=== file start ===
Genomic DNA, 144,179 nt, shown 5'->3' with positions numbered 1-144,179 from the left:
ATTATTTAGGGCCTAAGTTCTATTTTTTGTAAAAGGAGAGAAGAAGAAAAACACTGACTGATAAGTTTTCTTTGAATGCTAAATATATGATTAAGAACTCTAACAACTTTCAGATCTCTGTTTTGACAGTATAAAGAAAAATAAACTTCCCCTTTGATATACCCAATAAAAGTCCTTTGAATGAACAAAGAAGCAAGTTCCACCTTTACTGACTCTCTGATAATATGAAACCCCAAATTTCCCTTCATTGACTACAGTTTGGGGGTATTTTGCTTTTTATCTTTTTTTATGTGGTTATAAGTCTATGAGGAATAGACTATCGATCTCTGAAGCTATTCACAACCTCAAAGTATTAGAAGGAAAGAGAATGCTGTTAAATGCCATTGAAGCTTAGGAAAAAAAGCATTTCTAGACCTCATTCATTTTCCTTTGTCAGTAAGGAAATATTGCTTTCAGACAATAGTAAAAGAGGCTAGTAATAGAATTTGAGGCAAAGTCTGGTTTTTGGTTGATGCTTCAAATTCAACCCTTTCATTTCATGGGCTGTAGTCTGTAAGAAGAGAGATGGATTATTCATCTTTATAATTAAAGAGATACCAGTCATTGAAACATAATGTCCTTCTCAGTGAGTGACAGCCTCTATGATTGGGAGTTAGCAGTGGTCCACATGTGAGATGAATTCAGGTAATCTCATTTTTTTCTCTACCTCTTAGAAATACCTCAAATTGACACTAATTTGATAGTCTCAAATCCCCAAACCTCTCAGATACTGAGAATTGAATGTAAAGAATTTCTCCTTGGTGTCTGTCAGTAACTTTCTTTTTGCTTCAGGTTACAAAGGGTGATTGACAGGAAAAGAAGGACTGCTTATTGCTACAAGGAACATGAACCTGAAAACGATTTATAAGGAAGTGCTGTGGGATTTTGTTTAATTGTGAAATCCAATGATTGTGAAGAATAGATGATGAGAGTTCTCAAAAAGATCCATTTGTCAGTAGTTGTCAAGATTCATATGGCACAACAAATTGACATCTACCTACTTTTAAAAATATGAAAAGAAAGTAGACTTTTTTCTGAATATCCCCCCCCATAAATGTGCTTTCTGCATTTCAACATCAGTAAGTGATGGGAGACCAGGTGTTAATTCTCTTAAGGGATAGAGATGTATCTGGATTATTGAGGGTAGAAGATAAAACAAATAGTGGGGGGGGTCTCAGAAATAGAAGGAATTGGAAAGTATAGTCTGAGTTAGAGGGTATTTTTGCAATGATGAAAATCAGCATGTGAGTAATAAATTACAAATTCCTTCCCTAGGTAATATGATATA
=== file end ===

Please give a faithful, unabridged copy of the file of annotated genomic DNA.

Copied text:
Genomic DNA, 144,179 nt, shown 5'->3' with positions numbered 1-144,179 from the left:
ATTATTTAGGGCCTAAGTTCTATTTTTTGTAAAAGGAGAGAAGAAGAAAAACACTGACTGATAAGTTTTCTTTGAATGCTAAATATATGATTAAGAACTCTAACAACTTTCAGATCTCTGTTTTGACAGTATAAAGAAAAATAAACTTCCCCTTTGATATACCCAATAAAAGTCCTTTGAATGAACAAAGAAGCAAGTTCCACCTTTACTGACTCTCTGATAATATGAAACCCCAAATTTCCCTTCATTGACTACAGTTTGGGGGTATTTTGCTTTTTATCTTTTTTTATGTGGTTATAAGTCTATGAGGAATAGACTATCGATCTCTGAAGCTATTCACAACCTCAAAGTATTAGAAGGAAAGAGAATGCTGTTAAATGCCATTGAAGCTTAGGAAAAAAAGCATTTCTAGACCTCATTCATTTTCCTTTGTCAGTAAGGAAATATTGCTTTCAGACAATAGTAAAAGAGGCTAGTAATAGAATTTGAGGCAAAGTCTGGTTTTTGGTTGATGCTTCAAATTCAACCCTTTCATTTCATGGGCTGTAGTCTGTAAGAAGAGAGATGGATTATTCATCTTTATAATTAAAGAGATACCAGTCATTGAAACATAATGTCCTTCTCAGTGAGTGACAGCCTCTATGATTGGGAGTTAGCAGTGGTCCACATGTGAGATGAATTCAGGTAATCTCATTTTTTTCTCTACCTCTTAGAAATACCTCAAATTGACACTAATTTGATAGTCTCAAATCCCCAAACCTCTCAGATACTGAGAATTGAATGTAAAGAATTTCTCCTTGGTGTCTGTCAGTAACTTTCTTTTTGCTTCAGGTTACAAAGGGTGATTGACAGGAAAAGAAGGACTGCTTATTGCTACAAGGAACATGAACCTGAAAACGATTTATAAGGAAGTGCTGTGGGATTTTGTTTAATTGTGAAATCCAATGATTGTGAAGAATAGATGATGAGAGTTCTCAAAAAGATCCATTTGTCAGTAGTTGTCAAGATTCATATGGCACAACAAATTGACATCTACCTACTTTTAAAAATATGAAAAGAAAGTAGACTTTTTTCTGAATATCCCCCCCCATAAATGTGCTTTCTGCATTTCAACATCAGTAAGTGATGGGAGACCAGGTGTTAATTCTCTTAAGGGATAGAGATGTATCTGGATTATTGAGGGTAGAAGATAAAACAAATAGTGGGGGGGGTCTCAGAAATAGAAGGAATTGGAAAGTATAGTCTGAGTTAGAGGGTATTTTTGCAATGATGAAAATCAGCATGTGAGTAATAAATTACAAATTCCTTCCCTAGGTAATATGATATA